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Offline Roll Tide

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Re: Japan's Nukes Following Earthquake
« Reply #500 on: Mar 18, 2011, 08:25 »
I found this article quite disturbing:

http://online.wsj.com/article/SB10001424052748703818204576207012491767884.html?mod=WSJ_newsreel_business

Quote
On Tuesday, Tepco requested 10 GE truck-mounted gas turbines, which can provide temporary power, for use in the emergency-response effort. The power plant's backup diesel generators and their fuel supplies were destroyed by the tsunami. GE said that three of the 10 trucks are ready in Florida, awaiting air transport.   



Why aren't some of these trucks already on their way to Japan? All it takes is making the transport high enough priority; for example the Commander-in-Chief could direct the dispatch of a few C-17's......
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Offline Zog

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Re: Japan's Nukes Following Earthquake
« Reply #501 on: Mar 18, 2011, 09:14 »
I found this article quite disturbing:

http://online.wsj.com/article/SB10001424052748703818204576207012491767884.html?mod=WSJ_newsreel_business
 


Why aren't some of these trucks already on their way to Japan? All it takes is making the transport high enough priority; for example the Commander-in-Chief could direct the dispatch of a few C-17's......

GE is waiting for the purchase order? :)

Offline MM1 subnuke

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Re: Japan's Nukes Following Earthquake
« Reply #502 on: Mar 18, 2011, 09:21 »
I just listened to the radio broadcast posted earlier regarding the Nuclear Scientist explaining g things in laymens terms for the general public.  It was excellent and she did a wonderful job of placing things in perspective.  We need to get her interviewed by as many media outlets as possible.

Offline tr

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Re: Japan's Nukes Following Earthquake
« Reply #503 on: Mar 18, 2011, 10:58 »
I wonder if they are using any of the remote controller helicopters available to help find out the status.  They're not radiation hardened, but they might last long enough to get some images from of the spent fuel pools.

http://www.rchelicopter.com/category/rc-helicopter-film-digital-video-still-camera-systems/

http://www.draganfly.com/industrial/products.php

Offline navynukedoc

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Re: Japan's Nukes Following Earthquake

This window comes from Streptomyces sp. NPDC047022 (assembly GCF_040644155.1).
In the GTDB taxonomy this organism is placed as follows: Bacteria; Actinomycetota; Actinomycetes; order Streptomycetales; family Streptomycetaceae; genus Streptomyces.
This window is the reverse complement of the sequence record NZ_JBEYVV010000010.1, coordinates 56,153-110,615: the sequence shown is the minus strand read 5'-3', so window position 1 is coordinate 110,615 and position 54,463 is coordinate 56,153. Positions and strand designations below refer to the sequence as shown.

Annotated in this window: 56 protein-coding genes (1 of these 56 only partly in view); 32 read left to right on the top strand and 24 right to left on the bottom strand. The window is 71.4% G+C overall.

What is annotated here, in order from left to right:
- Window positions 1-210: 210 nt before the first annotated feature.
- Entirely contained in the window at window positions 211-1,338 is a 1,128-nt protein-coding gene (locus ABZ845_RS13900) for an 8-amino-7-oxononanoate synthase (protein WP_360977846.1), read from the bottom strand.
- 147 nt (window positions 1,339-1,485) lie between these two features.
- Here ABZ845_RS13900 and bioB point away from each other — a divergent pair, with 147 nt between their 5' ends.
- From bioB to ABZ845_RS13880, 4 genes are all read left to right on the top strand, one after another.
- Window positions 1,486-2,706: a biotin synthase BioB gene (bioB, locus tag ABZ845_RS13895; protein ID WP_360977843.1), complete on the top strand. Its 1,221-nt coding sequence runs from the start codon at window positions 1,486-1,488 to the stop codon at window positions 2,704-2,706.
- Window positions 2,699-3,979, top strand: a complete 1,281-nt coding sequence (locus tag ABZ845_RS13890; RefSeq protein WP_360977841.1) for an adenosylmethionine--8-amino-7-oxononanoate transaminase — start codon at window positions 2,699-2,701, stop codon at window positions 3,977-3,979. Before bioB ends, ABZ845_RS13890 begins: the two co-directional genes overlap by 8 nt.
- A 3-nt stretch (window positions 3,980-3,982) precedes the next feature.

« Reply #504 on: Mar 18, 2011, 11:12 »
GE is waiting for the purchase order? :)

Ugh! Isn't that the truth?!  [BH]
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Offline Zog

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Re: Japan's Nukes Following Earthquake
« Reply #505 on: Mar 18, 2011, 11:17 »
I just watched the live NRC briefing on CNN. In a nutshell they said this accident will put a huge damper on new plant construction and will delay license renewals by 12-24 months as they focus on lessons learned. They also hinted at making storage pools 1E.

Offline HydroDave63

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Re: Japan's Nukes Following Earthquake
« Reply #506 on: Mar 18, 2011, 11:19 »
GE is waiting for the purchase order? :)

GE will be waiting quite some time for some other purchase orders  ;) I'll bet there are quite a few folks on the ABWR project that could help out on the loading dock...

Offline PJMcG

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Re: Japan's Nukes Following Earthquake
« Reply #507 on: Mar 18, 2011, 01:02 »
LA Times Story: States workers attempting to restore power had to retreat due to hi radiation.

http://www.latimes.com/news/nationworld/world/la-sci-japan-reactor-damage-20110318,0,7832119.story

This is not a very optimistic article.  It has been remarkably quiet today.  I hope that we enter a phase where power is restored, SFP levels are reestablished, rad levels drop, and then I would expect news to dry up as the clean up begins in earnest.  I don't think we're there yet and that's why the lack of news bothers me.

Anybody have any information to the contrary?

Thanks,

PJ
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Offline Touche

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Re: Japan's Nukes Following Earthquake
« Reply #508 on: Mar 18, 2011, 01:21 »
LA Times Story: States workers attempting to restore power had to retreat due to hi radiation.

http://www.latimes.com/news/nationworld/world/la-sci-japan-reactor-damage-20110318,0,7832119.story

This is not a very optimistic article.  It has been remarkably quiet today.  I hope that we enter a phase where power is restored, SFP levels are reestablished, rad levels drop, and then I would expect news to dry up as the clean up begins in earnest.  I don't think we're there yet and that's why the lack of news bothers me.

Anybody have any information to the contrary?

Thanks,

PJ

The article says "repeatedly" not "retreated", is it possible that they are surveying their way in, establishing shield walls, and rotating workers to equalize dose?

Offline PJMcG

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Re: Japan's Nukes Following Earthquake
« Reply #509 on: Mar 18, 2011, 01:51 »
While 'retreat' is not the exact word (and I am the first to admit we are suffering from a lack of precision in these reports), here is the first sentence of the above referenced article:

"Efforts to try to restore power to reactors at the Fukushima Daiichi complex are interrupted as high radiation forces the withdrawal of workers. "

The operative phrase being "... HIGH RADIATION FORCES THE WITHDRAWAL OF WORKERS."

You say withdrawal, I say retreat ... any Gershwin fans?
"By its paw shall you know the lion."

Offline Zog

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Re: Japan's Nukes Following Earthquake
« Reply #510 on: Mar 18, 2011, 01:56 »
GE will be waiting quite some time for some other purchase orders  ;) I'll bet there are quite a few folks on the ABWR project that could help out on the loading dock...